Differentiated nasal epithelial cells may have mechanisms of increased resistance to rhinovirus infection compared with bronchial epithelial cells. We could not confirm previous reports of increased susceptibility to HRV infection in epithelial cells from asthmatic subjects.
PMCID: PMC2744461  PMID: 19428098
Human Rhinovirus; nasal and bronchial airway epithelial cells; air-liquid interface
12.  The vitamin E isoforms α-tocopherol and γ-tocopherol have opposite associations with spirometric parameters: the CARDIA study 
Respiratory Research  2014;15(1):31.
Clinical studies of the associations of vitamin E with lung function have reported conflicting results. However, these reports primarily examine the α-tocopherol isoform of vitamin E and have not included the isoform γ-tocopherol which we recently demonstrated in vitro opposes the function of α-tocopherol. We previously demonstrated, in vitro and in animal studies, that the vitamin E isoform α-tocopherol protects, but the isoform γ-tocopherol promotes lung inflammation and airway hyperresponsiveness.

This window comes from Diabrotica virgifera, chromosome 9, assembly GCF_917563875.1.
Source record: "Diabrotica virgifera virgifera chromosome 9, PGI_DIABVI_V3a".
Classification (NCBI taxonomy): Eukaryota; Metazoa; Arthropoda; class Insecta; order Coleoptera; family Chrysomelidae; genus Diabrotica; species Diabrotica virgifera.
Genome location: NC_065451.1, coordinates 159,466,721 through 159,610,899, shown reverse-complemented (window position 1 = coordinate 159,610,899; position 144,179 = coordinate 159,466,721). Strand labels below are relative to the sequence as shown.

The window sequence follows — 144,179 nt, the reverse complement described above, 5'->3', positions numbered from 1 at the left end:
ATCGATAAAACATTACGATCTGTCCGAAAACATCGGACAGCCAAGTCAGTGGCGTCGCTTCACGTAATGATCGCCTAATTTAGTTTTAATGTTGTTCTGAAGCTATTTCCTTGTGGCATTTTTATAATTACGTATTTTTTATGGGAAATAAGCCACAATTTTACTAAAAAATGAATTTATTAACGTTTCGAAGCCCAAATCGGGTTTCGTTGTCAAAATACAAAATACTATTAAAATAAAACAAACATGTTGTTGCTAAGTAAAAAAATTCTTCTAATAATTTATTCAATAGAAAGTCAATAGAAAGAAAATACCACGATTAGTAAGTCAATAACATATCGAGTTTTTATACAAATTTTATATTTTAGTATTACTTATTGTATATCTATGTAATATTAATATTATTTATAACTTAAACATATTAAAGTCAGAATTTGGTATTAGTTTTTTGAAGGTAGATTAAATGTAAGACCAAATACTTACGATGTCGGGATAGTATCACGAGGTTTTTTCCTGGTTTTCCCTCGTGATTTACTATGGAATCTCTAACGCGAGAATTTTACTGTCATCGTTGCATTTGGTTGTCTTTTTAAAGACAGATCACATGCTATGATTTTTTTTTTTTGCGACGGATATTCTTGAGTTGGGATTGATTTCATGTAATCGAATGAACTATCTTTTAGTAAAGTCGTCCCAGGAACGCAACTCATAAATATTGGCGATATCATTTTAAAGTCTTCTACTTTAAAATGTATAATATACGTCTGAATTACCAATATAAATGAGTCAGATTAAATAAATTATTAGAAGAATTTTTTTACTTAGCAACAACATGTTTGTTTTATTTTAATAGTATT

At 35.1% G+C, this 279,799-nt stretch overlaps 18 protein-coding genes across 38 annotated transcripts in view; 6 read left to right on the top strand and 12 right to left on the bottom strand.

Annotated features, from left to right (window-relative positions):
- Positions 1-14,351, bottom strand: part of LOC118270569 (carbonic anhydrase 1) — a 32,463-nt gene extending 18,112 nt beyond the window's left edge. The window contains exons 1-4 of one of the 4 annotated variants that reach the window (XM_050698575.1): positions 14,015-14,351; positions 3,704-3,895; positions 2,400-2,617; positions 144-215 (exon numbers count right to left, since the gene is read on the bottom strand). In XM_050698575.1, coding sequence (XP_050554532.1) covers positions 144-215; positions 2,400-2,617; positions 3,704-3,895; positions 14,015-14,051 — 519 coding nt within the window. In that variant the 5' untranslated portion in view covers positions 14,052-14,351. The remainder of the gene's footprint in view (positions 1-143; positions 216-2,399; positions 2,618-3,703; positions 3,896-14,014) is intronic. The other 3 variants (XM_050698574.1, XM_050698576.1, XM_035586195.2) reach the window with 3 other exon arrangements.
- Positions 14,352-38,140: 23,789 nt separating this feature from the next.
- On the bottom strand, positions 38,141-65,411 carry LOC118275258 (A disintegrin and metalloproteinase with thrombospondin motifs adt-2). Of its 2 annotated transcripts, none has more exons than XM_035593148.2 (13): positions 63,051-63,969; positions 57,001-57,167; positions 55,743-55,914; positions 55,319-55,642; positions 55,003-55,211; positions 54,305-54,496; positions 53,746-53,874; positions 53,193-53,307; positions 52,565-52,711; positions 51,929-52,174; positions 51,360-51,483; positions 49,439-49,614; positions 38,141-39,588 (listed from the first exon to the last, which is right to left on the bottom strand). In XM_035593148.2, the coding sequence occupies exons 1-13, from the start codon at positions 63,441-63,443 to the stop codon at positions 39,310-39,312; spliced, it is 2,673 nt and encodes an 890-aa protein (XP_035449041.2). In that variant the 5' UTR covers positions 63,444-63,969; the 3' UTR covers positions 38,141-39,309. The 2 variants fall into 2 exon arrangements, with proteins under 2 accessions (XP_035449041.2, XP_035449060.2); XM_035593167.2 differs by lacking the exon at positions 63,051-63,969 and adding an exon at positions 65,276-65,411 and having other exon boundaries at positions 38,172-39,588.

To translate these findings to humans, we conducted analysis of 4526 adults in the Coronary Artery Risk Development in Young Adults (CARDIA) multi-center cohort with available spirometry and tocopherol data in blacks and whites. Spirometry was obtained at years 0, 5, 10, and 20 and serum tocopherol was from years 0, 7 and 15 of CARDIA.